And I was also really struck by the power of turning your back on someone. No fisticuffs, no nasty retorts. Just turning away. I think that's a nice alternative to bombing the shit out of people. I know it's the solution I've used on discussion boards when I've had a gutful of sexist dickheads, or I'm dealing with trolls, but who'd have thought it would be so useful when dealing with the Liberal party? And that it just keeps getting more effective?

For those who are about to reconcile, we salute you.

edit: and I'm just thinking: it's the overwhelming symbolism of having those elders in parliament while they were speaking. I just kept thinking, 'it's like they didn't exist before. And now, all of a sudden, parliament has discovered they exist. They're recognising them, and they're honouring them'. I know that's problematic in itself, but goddamn, I just can't get over it.

"sorry" was posted by dogpossum on February 13, 2008 7:41 PM in the category television

sour grapes

Reading this rant here (and it is a rant, and I do think we should all allow ourselves the luxury of ranting on our blogs - that's the delight of self-publishing, no?), my immediate thought was "that's a bit rich." I mean, the author is one of those young-gun rock star type American academics. She's sporting a whole lot of academic and social privilege which plebs like myself really don't have access to.

I also thought "hey, I have a paper in that journal!" And I am, I must admit, extremely excited about my article (it's a nice one about YouTube and dancers and I'm quite proud of it). It's not in that special issue of the journal, though it was initially accepted and later politely knocked back (I guess it was bumped for some rock star, right?). As I said, I'm feeling quite chuffed about being in this journal - it's an International, donchakno? So I'm not all that cool reading that post - what does that make me, sister? Some sort of publisher's stooge (I wish, I wish - I am so ready to be some publisher's stooge).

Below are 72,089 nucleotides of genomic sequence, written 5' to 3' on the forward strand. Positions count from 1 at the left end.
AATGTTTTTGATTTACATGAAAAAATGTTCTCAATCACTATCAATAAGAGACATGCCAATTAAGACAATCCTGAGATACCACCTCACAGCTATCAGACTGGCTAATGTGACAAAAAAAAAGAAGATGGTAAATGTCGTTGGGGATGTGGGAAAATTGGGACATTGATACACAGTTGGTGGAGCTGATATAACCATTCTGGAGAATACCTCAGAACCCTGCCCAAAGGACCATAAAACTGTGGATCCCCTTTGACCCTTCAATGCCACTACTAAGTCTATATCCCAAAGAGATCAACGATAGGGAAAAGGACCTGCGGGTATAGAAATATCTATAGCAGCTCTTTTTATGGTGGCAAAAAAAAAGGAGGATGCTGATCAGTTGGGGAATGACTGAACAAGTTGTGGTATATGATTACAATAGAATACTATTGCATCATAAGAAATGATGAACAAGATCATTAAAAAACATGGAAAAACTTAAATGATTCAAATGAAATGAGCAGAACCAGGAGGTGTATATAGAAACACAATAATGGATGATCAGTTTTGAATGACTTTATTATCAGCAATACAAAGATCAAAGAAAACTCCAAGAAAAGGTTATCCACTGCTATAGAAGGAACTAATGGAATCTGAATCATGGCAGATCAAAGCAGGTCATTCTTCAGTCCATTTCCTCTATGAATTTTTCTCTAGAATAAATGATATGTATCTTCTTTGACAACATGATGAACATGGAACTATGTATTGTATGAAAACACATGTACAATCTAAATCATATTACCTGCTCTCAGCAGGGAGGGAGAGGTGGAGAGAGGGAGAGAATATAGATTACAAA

So reading that article, I was a little bit... pooped. I mean, I don't really think it's all that cool to snub the very source of a serious part of your cred and status. That's the action that's getting her a career. That's the action that'll help me get a permanent job (anyone else just loving these semester-by-semester positions? Empowering, no? Terribly punk, yes?) and fund my future jazz spending (wait, I'll tell you about today's presents later). That's the stuff that'll make the past...15 years of work mean something.

I'm sorry, homegirl, you can't go making those sorts of calls without expecting some sort of kick up the bum... or perhaps just a polite throat clearing and measured response.
This one by Anne is my favourite so far. I also like Jason's comment on the original article and his blog entry. You can chase the other responses around the internet yourselves, but you can see the sorts of responses that sat bestest with me.

I think, from my position here, as:

  • casually employed lecturer
  • unemployed researcherjust-finished-(no corrections! - sorry, but I need to remind myself at times like these) PhD-person
  • self-employed article-writer and book-maker (oh yes, I can't help but squeeze those papers out - it's like blogging: must share, look-at-me-look-at-me-look-at-me!, God, am I the only one?)